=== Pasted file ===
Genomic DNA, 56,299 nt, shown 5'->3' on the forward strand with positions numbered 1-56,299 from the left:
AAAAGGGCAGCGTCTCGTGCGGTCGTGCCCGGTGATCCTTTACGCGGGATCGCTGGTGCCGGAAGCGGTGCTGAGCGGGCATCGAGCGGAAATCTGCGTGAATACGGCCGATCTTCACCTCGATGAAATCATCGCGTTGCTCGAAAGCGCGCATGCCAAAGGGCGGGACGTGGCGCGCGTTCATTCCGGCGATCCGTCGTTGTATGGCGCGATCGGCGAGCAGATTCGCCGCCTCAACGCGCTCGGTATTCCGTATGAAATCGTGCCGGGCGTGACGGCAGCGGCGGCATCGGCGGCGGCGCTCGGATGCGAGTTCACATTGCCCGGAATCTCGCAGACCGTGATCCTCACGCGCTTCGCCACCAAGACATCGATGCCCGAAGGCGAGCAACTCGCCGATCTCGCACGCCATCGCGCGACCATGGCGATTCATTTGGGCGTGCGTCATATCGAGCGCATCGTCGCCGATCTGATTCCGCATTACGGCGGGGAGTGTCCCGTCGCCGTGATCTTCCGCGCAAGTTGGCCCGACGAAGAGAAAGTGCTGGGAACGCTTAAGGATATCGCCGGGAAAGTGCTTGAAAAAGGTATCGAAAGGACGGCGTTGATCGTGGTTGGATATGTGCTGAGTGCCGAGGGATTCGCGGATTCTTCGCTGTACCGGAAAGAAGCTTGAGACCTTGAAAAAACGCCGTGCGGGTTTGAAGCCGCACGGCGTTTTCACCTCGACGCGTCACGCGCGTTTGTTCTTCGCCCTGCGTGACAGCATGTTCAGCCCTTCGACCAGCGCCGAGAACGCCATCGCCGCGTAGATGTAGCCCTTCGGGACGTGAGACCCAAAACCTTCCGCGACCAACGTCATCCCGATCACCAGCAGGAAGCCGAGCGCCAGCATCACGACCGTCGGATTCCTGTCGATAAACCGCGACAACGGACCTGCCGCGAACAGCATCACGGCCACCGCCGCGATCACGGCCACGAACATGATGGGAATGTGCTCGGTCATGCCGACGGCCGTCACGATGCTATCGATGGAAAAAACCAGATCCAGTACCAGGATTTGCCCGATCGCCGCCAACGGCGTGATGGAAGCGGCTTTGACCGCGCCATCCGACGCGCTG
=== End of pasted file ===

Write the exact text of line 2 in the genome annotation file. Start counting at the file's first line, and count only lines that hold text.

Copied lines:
AAAAGGGCAGCGTCTCGTGCGGTCGTGCCCGGTGATCCTTTACGCGGGATCGCTGGTGCCGGAAGCGGTGCTGAGCGGGCATCGAGCGGAAATCTGCGTGAATACGGCCGATCTTCACCTCGATGAAATCATCGCGTTGCTCGAAAGCGCGCATGCCAAAGGGCGGGACGTGGCGCGCGTTCATTCCGGCGATCCGTCGTTGTATGGCGCGATCGGCGAGCAGATTCGCCGCCTCAACGCGCTCGGTATTCCGTATGAAATCGTGCCGGGCGTGACGGCAGCGGCGGCATCGGCGGCGGCGCTCGGATGCGAGTTCACATTGCCCGGAATCTCGCAGACCGTGATCCTCACGCGCTTCGCCACCAAGACATCGATGCCCGAAGGCGAGCAACTCGCCGATCTCGCACGCCATCGCGCGACCATGGCGATTCATTTGGGCGTGCGTCATATCGAGCGCATCGTCGCCGATCTGATTCCGCATTACGGCGGGGAGTGTCCCGTCGCCGTGATCTTCCGCGCAAGTTGGCCCGACGAAGAGAAAGTGCTGGGAACGCTTAAGGATATCGCCGGGAAAGTGCTTGAAAAAGGTATCGAAAGGACGGCGTTGATCGTGGTTGGATATGTGCTGAGTGCCGAGGGATTCGCGGATTCTTCGCTGTACCGGAAAGAAGCTTGAGACCTTGAAAAAACGCCGTGCGGGTTTGAAGCCGCACGGCGTTTTCACCTCGACGCGTCACGCGCGTTTGTTCTTCGCCCTGCGTGACAGCATGTTCAGCCCTTCGACCAGCGCCGAGAACGCCATCGCCGCGTAGATGTAGCCCTTCGGGACGTGAGACCCAAAACCTTCCGCGACCAACGTCATCCCGATCACCAGCAGGAAGCCGAGCGCCAGCATCACGACCGTCGGATTCCTGTCGATAAACCGCGACAACGGACCTGCCGCGAACAGCATCACGGCCACCGCCGCGATCACGGCCACGAACATGATGGGAATGTGCTCGGTCATGCCGACGGCCGTCACGATGCTATCGATGGAAAAAACCAGATCCAGTACCAGGATTTGCCCGATCGCCGCCAACGGCGTGATGGAAGCGGCTTTGACCGCGCCATCCGACGCGCTG